When considering catastrophic failures in structures, one often imagines the worst-case scenario, in which a large force can cause an immediate destruction. However, events of these types are rare in nature. More often, a structure succumbs to fatigue failure long before any major destructive event can befall it. This fatigue can be an insidious threat to structures, as it is often imperceptible until the damage has occurred, resulting in a need to repair the structure and costing time and money. Thus, in the case of the aircraft industry, as more airframes see an extended life cycle, monitoring the strain and fatigue experienced by the aircraft has become increasingly important.
CURRENT METHODS OF MEASURING STRAIN
Relatively inexpensive and reliable, strain gages have been used for decades to provide effective point-based measurement of strain in a material. As shown in Figure 1, the strain gage is made of a long, thin wire embedded in a thin material that is affixed, usually by adhesives, to the surface of whatever structure is being observed. When force is applied in a strain gage, it causes a geometric change in the gage, resulting in a change in the resistance of the gage as well. Applying Ohm’s law allows one to solve for the current, which can be translated into strain.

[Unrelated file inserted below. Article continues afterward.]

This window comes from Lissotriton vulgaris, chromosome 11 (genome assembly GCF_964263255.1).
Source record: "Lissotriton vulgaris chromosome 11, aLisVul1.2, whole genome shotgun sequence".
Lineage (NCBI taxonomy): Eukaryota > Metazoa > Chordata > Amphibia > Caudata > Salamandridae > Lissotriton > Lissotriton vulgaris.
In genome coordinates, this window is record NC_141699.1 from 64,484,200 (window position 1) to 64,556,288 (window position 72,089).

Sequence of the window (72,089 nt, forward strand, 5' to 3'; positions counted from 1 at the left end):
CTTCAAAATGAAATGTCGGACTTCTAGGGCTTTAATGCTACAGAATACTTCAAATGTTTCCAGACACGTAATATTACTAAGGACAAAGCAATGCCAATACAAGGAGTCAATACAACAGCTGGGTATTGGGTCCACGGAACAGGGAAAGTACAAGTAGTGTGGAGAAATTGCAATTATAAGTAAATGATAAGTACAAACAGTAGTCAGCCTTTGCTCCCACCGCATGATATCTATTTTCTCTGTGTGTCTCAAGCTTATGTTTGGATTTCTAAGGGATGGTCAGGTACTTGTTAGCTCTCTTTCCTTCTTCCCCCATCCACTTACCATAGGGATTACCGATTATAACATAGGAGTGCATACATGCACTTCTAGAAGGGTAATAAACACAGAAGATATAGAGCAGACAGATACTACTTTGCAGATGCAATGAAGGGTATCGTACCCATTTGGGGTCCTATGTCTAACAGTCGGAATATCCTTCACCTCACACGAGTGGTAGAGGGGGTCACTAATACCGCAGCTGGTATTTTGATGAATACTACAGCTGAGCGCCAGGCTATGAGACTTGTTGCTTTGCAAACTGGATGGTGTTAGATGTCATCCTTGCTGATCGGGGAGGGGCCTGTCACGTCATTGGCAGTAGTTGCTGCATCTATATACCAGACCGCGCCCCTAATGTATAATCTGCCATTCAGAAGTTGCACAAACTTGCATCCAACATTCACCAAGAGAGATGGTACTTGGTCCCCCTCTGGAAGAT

One downside to strain gages is that they must be individually wired and emplaced on a structure and connected to a data acquisition system. Accordingly, these limitations make large-scale wide-area monitoring by strain gages impractical.
Fiber Bragg Grating
A newer development for widearea monitoring is the Fiber Bragg Grating (FBG) sensor. As Yolken and Matzkanin describe in a paper for the Nondestructive Testing Information Analysis Center (NTIAC) : Since the advent of photo-induced Bragg gratings in optical fibers in 1978, Bragg fiber gratings have found many applications in telecommunications and sensing. Bragg gratings have emerged as elegant in-fiber sensors particularly suitable for multiplexed and distributed applications. The growing interest and rapid progress made in the area of strain sensing using Bragg grating based sensor systems indicate recognition of the fact within the sensor community that fiber Bragg grating based sensors provide powerful sensing techniques which can be uniquely applied to a range of structural sensing applications. read more
Article from DSIAC – Defense Systems Information Analysis Center
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